Photos and Text by Lydia Aisenberg
Getting to know Tel Aviv through others’ eyes was the objective of a recent visit by the Intensive Arabic Semester students to the city commonly known as the city that never stops and most people say lives up to that reputation.
A magnet for Israeli youth and overseas visitors, Tel Aviv never disappoints and there is always something left for the next time. On a very warm sunny February day, the MASA‐Givat Haviva Intensive Arabic Semester students – joined by 3 students on a MASA dance program at neighboring Kibbutz Ein Shemer – headed for Tel Aviv with staff member Lydia Aisenberg.
Alighting from the bus in Sderot Rothschild – a first lesson, looking up as much of Tel Aviv’s most interesting creative tiles, stonework and figurines are on second or third floor level. The point of disembarkation 96, Rothschild Boulevard, the capital ventures building of Evergreen House with 3 silent singers and their music books up on a second floor balcony serenaded the visitors of the day down below.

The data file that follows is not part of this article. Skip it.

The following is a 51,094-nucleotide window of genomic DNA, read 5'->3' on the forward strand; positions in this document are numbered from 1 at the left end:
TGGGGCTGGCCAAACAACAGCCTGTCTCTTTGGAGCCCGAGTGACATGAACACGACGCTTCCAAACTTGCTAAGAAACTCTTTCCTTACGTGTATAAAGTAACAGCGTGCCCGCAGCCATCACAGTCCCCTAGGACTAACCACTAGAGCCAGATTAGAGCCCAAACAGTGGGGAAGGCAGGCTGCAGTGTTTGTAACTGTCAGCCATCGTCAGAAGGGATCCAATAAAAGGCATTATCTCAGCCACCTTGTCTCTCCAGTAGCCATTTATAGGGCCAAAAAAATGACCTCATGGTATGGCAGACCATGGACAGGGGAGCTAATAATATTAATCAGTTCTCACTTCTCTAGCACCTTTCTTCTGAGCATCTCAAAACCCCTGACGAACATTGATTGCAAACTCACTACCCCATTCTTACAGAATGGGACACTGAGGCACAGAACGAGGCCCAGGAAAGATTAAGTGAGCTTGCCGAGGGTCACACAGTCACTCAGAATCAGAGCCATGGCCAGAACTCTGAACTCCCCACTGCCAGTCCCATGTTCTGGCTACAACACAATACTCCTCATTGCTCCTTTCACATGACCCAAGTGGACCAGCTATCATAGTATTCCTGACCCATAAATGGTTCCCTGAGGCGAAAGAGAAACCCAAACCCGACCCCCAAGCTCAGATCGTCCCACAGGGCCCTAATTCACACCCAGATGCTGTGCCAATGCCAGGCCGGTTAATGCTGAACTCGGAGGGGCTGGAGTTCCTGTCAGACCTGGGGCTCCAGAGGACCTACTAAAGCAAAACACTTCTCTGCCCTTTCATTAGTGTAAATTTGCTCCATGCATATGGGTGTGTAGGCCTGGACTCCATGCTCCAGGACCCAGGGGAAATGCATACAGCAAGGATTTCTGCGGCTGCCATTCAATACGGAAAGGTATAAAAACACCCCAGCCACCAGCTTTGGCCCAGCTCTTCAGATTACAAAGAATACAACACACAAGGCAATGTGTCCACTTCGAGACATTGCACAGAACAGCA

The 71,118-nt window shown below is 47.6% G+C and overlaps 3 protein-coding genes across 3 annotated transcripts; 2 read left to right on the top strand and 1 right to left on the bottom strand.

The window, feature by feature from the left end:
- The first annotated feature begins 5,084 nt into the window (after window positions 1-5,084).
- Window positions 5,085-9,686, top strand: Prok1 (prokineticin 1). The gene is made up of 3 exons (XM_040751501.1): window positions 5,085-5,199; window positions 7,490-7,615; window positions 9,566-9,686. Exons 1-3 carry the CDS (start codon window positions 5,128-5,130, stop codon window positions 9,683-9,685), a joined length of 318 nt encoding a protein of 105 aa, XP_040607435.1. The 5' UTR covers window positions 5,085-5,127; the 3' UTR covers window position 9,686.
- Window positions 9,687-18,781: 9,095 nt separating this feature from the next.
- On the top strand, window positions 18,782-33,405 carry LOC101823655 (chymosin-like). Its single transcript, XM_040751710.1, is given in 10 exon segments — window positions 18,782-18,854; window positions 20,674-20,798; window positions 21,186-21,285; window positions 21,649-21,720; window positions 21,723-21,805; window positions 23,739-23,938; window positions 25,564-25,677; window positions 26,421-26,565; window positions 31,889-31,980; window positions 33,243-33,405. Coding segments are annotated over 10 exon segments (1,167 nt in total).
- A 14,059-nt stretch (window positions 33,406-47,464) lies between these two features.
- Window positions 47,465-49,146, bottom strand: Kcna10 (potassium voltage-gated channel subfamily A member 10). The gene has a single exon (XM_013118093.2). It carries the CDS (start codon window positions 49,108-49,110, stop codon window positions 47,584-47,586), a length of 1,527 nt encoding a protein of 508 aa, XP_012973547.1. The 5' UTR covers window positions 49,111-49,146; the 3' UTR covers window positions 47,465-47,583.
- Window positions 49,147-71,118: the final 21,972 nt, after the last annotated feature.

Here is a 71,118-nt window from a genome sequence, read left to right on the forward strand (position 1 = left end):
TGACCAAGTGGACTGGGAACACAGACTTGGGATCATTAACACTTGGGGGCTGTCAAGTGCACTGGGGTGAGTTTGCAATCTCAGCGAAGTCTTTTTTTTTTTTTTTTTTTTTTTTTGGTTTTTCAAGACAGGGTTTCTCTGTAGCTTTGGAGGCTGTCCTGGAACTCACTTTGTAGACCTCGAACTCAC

A short walk to Shenkin and the home of Zeev and Diana Rubanenko where the Israeli born Zeev and British born Diana shared the fascinating histories of their families with the students. Tel Aviv born and educated Zeev took the students on a trip to the past (whilst sitting in the comfort of his lounge) to the days when his Rubanenko forefathers produced vodka in Dvinsk, Latvia and after immigration to Palestine switching to selling soda and other soft drinks, first of all from a handcart and when more successful, from a horse drawn wagon.
Zeev showed photographs of the Rubanenko’s with their wagons on the streets of Tel Aviv of yore and also of the first kiosk of its kind where the Rubanenko brothers Yosef and Yitzhak sold soda drinks in Rothschild Boulevard. In modern times such ‘kiosks’ still exist in the center of the Boulevard but are now trendy coffee stations whose main customers are yuppie office workers from the high rise blocks of business premises interspersed between attractive buildings that have been renovated and radiate the culture and style of yesteryear.